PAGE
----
Mexican farmworkers in California. Mexican farmworkers in California.

Privileged life thanks to immigrants’ toil

Lives of many Americans have been improved by those who crossed southern border

Whenever the candidate who later became United States President Donald Trump spoke of undocumented immigrants those words were usually followed by talk of building a wall, deportation squads and bad hombres.

In his first speech to the nation, President Trump spoke of the possibility of a path to citizenship. We’ll see if that happens and what requirements come with it.

Yet, if the president changes his mind and makes good on his campaign promise to deport 11 million undocumented workers, I wonder who’s going to take their jobs.

Do the wine producers in Napa Valley have a B-team ready to harvest their grapes? Do Silicon Valley millionaires have green-card carrying Romanian nannies ready to oversee their children’s playdates? Are white teenagers going to start bussing tables in Mexican restaurants? Who’s going to clean the McMansions in Brentwood and Scarsdale, office buildings on Fifth Avenue and on the Magnificent Mile?

Will we bring in Canadians? Who’s going to do the cash-under-the table, below-minimum wage jobs on which employers sometime forget to pay taxes?

My father and my uncle owned a factory in Houston. During good times, the 1950s to the early 1980s, they employed 20-30 workers, mostly women, who cleaned and sewed bags in an unairconditioned warehouse. Most of their workers were Mexican immigrants.

Growing up, every meal I ate, every stitch of clothing I wore, every book or movie ticket I purchased was due in part to those Mexican men and women’s hard work.

Those immigrants’ toil helped send four children to college. Their labor helped pay for ski trips to Aspen and family get-togethers in New York and New Orleans. Mink coats, diamond rings, Chevy Impalas, remodeled kitchens and color TVs were affordable because these women who crossed the border heard there were factory jobs on the industrial side of downtown if they could work a sewing machine eight hours a day.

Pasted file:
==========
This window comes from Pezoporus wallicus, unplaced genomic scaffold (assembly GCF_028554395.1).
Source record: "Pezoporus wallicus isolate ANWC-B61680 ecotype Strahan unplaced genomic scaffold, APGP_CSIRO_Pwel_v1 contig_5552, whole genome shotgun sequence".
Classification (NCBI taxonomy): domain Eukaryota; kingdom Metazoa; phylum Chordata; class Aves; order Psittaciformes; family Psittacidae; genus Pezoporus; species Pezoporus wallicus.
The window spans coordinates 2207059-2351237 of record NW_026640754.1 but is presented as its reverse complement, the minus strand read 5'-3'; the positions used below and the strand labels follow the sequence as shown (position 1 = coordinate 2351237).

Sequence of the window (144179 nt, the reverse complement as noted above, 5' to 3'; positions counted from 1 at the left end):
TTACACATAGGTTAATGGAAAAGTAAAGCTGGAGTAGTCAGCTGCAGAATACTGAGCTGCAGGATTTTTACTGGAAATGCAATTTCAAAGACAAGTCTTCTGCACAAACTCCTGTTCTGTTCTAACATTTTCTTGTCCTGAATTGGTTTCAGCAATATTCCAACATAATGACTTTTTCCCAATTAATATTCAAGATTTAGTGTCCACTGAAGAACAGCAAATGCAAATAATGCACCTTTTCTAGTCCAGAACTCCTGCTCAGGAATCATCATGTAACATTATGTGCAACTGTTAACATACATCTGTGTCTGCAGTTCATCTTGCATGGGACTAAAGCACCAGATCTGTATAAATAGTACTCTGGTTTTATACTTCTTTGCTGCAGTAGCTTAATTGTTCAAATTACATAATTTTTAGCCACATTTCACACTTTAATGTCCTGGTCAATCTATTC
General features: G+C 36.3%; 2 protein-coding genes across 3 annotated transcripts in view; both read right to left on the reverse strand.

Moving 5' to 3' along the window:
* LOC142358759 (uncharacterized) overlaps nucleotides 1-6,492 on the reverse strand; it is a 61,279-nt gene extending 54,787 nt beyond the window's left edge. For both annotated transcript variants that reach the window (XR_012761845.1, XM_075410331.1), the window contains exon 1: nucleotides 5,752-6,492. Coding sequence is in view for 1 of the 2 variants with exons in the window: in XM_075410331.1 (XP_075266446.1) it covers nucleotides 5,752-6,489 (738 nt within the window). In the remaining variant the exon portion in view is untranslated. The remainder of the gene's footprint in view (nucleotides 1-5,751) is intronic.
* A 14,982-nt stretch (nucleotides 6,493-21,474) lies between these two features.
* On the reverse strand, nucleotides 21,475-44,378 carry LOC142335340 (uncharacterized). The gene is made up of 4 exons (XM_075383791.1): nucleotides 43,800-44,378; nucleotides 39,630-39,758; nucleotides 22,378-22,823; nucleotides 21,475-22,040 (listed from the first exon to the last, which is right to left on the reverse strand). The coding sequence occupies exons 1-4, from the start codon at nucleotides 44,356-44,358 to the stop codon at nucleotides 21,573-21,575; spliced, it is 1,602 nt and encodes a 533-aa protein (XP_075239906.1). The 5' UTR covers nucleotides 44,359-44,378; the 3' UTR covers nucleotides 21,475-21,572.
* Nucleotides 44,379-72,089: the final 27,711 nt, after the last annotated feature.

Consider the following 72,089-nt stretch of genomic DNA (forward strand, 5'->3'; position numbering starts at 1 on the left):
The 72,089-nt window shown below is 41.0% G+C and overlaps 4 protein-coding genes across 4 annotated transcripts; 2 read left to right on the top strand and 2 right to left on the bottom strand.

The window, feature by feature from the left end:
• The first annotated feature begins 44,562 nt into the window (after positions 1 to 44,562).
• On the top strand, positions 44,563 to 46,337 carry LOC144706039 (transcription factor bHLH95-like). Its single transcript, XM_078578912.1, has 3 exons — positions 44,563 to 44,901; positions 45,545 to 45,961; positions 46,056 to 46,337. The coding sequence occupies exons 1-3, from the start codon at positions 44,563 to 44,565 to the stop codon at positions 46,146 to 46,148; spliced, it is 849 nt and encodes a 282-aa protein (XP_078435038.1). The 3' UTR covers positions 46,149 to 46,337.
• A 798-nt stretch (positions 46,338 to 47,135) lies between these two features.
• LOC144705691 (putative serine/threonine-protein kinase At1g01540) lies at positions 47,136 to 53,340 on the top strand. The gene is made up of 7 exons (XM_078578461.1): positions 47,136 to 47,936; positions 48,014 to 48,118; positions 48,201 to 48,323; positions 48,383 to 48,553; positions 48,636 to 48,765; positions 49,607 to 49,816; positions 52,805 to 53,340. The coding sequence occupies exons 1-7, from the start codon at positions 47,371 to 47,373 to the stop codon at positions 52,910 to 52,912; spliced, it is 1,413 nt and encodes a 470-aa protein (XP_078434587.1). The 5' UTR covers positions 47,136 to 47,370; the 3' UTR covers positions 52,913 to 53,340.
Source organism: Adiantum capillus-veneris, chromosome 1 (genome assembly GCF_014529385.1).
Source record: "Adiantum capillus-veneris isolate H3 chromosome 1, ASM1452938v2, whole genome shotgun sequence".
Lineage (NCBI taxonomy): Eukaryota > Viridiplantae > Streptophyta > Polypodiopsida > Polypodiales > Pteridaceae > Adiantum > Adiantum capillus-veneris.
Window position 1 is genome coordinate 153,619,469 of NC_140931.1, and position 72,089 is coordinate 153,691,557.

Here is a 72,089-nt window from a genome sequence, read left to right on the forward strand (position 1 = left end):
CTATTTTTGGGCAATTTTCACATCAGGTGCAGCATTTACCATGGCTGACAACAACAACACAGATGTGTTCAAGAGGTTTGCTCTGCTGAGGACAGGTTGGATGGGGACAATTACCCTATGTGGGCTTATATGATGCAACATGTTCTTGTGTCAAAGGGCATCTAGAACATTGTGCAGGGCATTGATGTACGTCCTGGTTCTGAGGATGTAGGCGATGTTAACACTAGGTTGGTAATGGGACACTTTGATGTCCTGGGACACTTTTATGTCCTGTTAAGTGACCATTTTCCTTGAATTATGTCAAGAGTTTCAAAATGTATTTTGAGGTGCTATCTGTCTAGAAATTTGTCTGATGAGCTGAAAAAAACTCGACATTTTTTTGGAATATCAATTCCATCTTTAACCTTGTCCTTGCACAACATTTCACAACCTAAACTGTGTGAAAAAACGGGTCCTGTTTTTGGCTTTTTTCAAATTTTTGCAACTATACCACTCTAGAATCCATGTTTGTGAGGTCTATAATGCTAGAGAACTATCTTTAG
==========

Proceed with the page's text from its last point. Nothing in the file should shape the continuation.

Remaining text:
Our family’s story is not unique. Millions of Americans have profited off the backbreaking work of documented as well as undocumented foreign nationals.

Every day when I stand at the head of my high school classroom and call roll – de la Mora, Hernandez, Martinez, Ocampo — I am looking at kids who could be the grandchildren or great-grandchildren of those factory workers who provided me with a privileged life.

I don’t know how to repay those men and women who have long since passed. Or how to repay their progeny.

For the moment, I’m trying to help a few of my American-born students of Mexican and Central American descent graduate and get some money for college.

Hardly compensation for what I owe those Mexican immigrants who provided me with a comfortable life.

In his speech, President Trump shined a spotlight on families who lost loved ones at the hands of undocumented criminals.

Not highlighted were those Americans whose lives have been made better, more comfortable by the millions who crossed our southern border, worked hard and did no harm.

Dennis Danziger teaches English in the Los Angeles, California, Unified School District. He is co-founder of POPStheclub (Pain of the Prison System), a series of high school clubs that serve as support groups for students whose lives have been impacted my incarceration or deportation.

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